Much of the ‘attack’ style PowerShell uses elements that would be blocked via the use of setting PowerShell to Constrained language mode. There are basically a few ways of setting PowerShell to use Constrained Language mode with the recommended method being to utilize either DeviceGuard or AppLocker in enforced mode (with WMF 5+/PowerShell 5+), however the quicker method is to make use of a System Environment variable called __PSLockDownPolicy to configure this.So the first thing to make note of with regards to __PSLockDownPolicy is that this setting is completely undocumented from a Microsoft perspective. Yes, I’m a Microsoft employee and No this is not official documentation as to how this works from a Product Group but just my observations on how it seems to work from testing. Considering that this is undocumented this typically means unsupported as well so my guess is if you called up / opened a ticket online with CSS odds are you would probably hit a brick wall at some point with regards to doing something not officially supported by us.When I was first looking at this setting the initial thing I was told was that it was pointless as User Environment variables override System Environment Variables i.e. all the attacking process would need to do was run a set __PSLockDownPolicy= to configure this variable to something else more conducive to that user and start a PowerShell session post setting the User Environment variable to a wanted value and they would be able to do whatever they wanted to anyway with Full Language mode again. Well… once I started testing I quickly found this not to be the case. I’ve tested trying to use this as a User Environment variable and it doesn’t even seem to read it, I’ve tried the User Environment variable as a possible method of overriding the System Environment variable and that does not work either. I decided to ProcMon it and the procmon logs show that when PoSH starts it always reads in the system environment variable from the reg key HKLMSystemCurrentControlSetControlSESSION MANAGEREnvironment__PSLockdownPolicy that defines it and never queries for a User Environment variable with this name. So the end story here is that this absolutely works and that it cannot be overridden easily by an attacking piece of code in user mode space.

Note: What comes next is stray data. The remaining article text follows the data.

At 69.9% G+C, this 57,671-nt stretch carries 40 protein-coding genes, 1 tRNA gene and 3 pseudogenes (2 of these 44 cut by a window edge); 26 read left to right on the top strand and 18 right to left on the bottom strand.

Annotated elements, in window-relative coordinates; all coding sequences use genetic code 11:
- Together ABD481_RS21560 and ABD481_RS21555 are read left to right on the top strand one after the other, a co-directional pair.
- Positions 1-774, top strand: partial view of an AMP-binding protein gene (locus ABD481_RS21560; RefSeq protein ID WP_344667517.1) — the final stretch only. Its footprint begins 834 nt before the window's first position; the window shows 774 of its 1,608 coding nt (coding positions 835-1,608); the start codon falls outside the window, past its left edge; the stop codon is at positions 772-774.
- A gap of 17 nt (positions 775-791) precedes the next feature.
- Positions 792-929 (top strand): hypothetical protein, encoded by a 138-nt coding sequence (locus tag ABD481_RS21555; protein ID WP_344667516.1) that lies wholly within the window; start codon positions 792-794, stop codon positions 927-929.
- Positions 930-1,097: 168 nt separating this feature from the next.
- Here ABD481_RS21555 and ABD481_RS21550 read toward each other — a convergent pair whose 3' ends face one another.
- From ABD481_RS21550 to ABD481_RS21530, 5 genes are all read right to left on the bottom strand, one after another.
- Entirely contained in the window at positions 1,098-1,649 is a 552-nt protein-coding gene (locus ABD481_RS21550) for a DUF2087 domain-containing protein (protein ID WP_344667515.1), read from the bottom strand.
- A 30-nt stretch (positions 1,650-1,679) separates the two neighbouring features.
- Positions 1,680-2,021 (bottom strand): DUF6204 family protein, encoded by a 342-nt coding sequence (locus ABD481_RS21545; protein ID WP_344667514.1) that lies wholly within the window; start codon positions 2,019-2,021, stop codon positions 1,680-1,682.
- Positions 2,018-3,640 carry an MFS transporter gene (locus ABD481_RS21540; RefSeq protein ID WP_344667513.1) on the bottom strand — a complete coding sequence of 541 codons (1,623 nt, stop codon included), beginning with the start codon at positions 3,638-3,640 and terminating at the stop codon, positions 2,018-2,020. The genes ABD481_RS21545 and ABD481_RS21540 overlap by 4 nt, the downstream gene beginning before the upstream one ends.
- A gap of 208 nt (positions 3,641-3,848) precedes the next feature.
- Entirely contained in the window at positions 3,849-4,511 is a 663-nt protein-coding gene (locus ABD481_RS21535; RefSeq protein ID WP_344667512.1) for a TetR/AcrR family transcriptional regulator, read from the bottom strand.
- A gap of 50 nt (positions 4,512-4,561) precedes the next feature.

But there are ways around this according to
Remove-ItemProperty -path “HKLM:SYSTEMCurrentControlSetControlSession ManagerEnvironment” -name __PSLockdownPolicy